In recent posts, we've discussed some of the restrictions imposed upon convicted sex offenders in Florida. These issues impact an offender's ability to rehabilitate back into society in areas of employment, community and privacy.
For example, although prospective employers may have limits as to the inquiries they can make about an applicant's criminal background, an exception often exists in the case of sex crimes. In addition to registering with the national database of sex offenders, there may be residency restrictions imposed by municipal governments.
Today's story is about a possibly unanticipated result of community residency restrictions against sex offenders: a Florida community of 100 male sex offenders, called Miracle Village. The village is located in South Florida, near Pahokee and Lake Okeechobee, on just 24 acres. In that small space, released sex offenders occupy about 65 dwellings left from an abandoned sugar-company town. An evangelical pastor established the village in 2009.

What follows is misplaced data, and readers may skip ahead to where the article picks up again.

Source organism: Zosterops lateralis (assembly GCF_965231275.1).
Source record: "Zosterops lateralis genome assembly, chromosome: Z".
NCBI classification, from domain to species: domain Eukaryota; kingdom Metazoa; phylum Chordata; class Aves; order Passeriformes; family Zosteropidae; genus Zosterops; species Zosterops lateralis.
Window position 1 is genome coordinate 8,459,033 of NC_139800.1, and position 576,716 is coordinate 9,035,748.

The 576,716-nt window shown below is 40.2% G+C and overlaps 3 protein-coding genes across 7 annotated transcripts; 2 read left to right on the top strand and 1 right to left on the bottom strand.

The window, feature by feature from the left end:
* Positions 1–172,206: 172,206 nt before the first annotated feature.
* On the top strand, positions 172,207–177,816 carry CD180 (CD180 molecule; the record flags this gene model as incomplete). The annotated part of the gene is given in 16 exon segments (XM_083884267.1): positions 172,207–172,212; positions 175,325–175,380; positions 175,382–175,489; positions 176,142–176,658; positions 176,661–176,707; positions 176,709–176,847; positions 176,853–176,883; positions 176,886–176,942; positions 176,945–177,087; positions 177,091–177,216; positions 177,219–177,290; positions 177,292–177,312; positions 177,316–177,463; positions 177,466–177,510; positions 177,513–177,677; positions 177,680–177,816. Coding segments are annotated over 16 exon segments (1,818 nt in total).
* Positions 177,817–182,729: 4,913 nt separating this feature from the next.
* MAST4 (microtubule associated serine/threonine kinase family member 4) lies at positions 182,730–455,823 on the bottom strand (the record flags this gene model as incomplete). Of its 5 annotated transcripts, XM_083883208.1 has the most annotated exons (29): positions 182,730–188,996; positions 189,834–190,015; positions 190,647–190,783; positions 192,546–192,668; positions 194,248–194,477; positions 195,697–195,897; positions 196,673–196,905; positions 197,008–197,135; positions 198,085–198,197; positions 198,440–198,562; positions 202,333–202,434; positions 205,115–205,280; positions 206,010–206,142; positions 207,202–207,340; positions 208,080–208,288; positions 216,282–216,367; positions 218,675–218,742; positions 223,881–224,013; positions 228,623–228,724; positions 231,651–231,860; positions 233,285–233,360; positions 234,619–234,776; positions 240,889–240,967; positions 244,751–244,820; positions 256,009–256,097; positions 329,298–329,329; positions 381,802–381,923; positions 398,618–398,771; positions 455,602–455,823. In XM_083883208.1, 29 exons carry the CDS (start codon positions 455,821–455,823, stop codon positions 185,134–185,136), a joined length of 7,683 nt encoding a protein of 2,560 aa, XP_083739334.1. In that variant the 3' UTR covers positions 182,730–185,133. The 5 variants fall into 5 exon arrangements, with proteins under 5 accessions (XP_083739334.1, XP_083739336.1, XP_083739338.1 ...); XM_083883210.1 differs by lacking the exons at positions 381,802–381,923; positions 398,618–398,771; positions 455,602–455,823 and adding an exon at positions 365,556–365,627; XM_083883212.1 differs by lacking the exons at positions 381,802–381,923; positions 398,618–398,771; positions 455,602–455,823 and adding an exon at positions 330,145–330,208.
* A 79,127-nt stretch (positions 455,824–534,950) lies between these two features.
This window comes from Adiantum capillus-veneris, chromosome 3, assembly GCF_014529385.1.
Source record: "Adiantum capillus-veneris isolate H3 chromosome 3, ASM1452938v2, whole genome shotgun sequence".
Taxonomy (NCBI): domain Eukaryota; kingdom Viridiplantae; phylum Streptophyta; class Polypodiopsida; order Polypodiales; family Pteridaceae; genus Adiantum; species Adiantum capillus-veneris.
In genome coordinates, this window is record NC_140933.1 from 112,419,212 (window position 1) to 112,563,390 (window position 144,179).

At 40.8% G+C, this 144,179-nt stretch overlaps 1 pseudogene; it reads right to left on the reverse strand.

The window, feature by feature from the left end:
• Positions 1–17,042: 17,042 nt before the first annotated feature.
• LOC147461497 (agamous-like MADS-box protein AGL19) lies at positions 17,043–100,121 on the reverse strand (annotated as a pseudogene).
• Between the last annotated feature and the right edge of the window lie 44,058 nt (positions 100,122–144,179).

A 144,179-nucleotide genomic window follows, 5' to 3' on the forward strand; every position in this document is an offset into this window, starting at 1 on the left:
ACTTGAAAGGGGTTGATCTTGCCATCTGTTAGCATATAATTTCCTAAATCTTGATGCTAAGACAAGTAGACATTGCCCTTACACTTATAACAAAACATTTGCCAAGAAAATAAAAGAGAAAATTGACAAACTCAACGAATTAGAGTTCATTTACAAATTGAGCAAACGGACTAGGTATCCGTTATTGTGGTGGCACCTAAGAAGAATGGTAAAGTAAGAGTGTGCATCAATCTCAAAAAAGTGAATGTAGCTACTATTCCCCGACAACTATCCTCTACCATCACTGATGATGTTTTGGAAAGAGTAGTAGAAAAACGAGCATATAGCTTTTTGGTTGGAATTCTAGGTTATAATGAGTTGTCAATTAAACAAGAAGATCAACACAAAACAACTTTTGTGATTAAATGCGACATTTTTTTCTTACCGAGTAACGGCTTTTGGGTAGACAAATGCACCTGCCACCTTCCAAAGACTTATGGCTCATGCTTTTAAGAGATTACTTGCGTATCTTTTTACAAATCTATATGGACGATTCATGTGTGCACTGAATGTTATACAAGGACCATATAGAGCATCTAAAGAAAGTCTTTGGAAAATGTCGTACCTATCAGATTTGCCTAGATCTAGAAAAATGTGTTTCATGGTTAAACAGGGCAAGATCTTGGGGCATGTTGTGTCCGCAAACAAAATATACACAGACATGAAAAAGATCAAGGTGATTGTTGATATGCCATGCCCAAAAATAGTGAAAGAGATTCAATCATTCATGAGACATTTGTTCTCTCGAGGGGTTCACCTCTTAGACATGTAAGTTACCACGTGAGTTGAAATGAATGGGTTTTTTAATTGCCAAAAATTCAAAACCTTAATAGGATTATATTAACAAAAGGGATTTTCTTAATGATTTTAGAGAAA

According to one resident, the village was the last step before homelessness, as he was barred from residing in many nearby towns. Yet a director of a Christian ministry that oversees about a dozen of the homes in the village reports that the town is fairly quiet, with nothing controversial about it -- except for the criminal records of its residents.
Due to the serious consequences that will likely result from a sex crime conviction, anyone facing such charges should prepare an aggressive defense with a skilled attorney as soon as possible. Every area of evidence should be examined, from investigative techniques, witness statements, DNA evidence, to warrant requirements.
Source: sun-sentinel.com, "Sex offender village grows out of residency restrictions," Ben Wolford, March 22, 2013